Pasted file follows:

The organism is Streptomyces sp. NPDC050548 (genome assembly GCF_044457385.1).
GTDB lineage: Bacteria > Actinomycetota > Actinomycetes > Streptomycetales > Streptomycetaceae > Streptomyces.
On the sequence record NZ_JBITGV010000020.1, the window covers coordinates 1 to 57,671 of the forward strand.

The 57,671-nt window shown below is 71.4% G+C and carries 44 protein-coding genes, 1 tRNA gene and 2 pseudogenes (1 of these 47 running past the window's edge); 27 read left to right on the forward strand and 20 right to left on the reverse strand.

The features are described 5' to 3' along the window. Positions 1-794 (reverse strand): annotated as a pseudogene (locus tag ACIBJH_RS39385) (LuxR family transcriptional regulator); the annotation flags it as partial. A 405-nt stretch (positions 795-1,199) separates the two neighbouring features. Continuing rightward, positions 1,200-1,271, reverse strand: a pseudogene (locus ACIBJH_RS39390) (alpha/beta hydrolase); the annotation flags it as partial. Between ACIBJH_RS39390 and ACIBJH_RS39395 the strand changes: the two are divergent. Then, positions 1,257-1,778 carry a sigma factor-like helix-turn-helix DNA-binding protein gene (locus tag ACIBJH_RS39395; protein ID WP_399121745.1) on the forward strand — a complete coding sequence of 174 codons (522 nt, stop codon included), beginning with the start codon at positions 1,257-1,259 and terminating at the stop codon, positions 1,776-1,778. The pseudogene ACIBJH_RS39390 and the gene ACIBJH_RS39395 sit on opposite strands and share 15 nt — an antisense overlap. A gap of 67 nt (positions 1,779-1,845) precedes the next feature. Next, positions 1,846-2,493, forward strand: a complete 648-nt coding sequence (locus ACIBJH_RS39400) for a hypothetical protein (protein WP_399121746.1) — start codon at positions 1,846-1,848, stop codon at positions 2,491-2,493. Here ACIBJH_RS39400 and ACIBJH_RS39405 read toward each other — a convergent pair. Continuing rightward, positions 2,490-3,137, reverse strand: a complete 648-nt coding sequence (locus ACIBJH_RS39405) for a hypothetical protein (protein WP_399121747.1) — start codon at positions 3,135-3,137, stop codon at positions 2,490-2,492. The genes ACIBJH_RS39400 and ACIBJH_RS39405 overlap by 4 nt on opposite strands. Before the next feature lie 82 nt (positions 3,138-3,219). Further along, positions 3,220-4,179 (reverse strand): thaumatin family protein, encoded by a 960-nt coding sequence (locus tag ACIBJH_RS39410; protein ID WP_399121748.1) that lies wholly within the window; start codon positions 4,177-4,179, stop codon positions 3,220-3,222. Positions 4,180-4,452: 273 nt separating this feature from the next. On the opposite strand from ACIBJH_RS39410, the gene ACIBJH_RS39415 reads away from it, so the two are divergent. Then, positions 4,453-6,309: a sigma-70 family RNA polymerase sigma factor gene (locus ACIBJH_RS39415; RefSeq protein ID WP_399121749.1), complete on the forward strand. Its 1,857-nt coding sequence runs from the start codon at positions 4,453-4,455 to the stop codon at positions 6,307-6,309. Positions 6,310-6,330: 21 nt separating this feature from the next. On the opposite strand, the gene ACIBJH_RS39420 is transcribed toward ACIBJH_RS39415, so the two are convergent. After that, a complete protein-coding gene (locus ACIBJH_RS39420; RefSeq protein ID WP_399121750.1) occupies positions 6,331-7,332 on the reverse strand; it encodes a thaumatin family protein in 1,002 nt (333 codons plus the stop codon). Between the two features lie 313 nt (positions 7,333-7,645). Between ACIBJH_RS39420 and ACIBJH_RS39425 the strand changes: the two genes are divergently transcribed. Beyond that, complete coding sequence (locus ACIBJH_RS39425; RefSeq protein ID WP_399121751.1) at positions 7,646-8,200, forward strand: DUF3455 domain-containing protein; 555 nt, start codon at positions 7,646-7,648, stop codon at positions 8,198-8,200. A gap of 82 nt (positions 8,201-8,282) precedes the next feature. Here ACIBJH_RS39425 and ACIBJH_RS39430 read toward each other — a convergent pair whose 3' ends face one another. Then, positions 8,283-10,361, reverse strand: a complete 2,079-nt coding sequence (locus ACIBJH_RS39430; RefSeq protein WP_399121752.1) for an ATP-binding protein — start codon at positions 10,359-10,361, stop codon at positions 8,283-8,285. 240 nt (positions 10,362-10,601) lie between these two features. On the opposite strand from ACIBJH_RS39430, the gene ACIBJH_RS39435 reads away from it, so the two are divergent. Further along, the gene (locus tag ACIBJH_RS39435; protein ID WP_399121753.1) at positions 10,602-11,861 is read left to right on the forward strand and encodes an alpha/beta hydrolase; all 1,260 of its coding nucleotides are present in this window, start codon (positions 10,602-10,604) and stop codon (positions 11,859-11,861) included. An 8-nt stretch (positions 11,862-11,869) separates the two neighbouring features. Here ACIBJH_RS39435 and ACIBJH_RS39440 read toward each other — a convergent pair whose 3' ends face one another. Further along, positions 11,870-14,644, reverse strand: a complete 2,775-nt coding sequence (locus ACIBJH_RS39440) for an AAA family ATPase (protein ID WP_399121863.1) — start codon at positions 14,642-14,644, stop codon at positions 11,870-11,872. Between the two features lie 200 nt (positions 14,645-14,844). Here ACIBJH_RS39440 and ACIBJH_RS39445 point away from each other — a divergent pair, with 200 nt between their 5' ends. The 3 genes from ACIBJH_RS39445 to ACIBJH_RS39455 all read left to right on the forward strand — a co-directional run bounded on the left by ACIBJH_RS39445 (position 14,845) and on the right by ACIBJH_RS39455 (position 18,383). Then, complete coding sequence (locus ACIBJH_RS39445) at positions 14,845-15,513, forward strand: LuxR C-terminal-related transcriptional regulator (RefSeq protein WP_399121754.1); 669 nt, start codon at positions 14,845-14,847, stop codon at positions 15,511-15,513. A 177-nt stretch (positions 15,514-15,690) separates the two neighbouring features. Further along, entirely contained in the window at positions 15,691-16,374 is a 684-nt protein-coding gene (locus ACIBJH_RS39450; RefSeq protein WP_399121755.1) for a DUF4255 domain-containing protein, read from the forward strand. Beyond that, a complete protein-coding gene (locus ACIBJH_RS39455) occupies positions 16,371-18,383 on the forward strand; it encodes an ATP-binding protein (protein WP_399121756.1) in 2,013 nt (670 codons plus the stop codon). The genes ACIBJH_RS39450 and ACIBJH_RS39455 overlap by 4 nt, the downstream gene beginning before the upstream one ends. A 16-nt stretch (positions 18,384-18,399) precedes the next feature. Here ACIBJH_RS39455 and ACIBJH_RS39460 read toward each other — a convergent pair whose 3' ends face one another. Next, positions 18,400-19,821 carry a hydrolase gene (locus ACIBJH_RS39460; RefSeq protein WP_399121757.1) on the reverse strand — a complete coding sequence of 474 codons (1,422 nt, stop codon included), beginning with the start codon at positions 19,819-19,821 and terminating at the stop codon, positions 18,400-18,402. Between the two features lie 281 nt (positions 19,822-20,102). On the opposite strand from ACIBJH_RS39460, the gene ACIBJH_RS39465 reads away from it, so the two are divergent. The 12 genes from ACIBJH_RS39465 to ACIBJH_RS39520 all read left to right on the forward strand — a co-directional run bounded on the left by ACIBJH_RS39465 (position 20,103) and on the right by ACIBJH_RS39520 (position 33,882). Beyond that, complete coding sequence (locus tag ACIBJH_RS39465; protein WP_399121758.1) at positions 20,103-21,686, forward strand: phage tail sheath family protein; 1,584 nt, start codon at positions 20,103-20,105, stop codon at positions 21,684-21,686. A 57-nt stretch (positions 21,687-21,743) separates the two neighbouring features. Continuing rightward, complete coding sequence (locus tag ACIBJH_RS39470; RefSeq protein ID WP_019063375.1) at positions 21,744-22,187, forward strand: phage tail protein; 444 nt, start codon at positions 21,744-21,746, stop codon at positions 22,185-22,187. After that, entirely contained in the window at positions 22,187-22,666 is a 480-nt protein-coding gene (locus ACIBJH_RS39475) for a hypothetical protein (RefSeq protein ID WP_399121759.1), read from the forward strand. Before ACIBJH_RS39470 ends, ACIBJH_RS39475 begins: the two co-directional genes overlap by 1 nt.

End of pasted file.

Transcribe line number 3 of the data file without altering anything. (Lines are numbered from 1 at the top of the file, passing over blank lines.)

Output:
On the sequence record NZ_JBITGV010000020.1, the window covers coordinates 1 to 57,671 of the forward strand.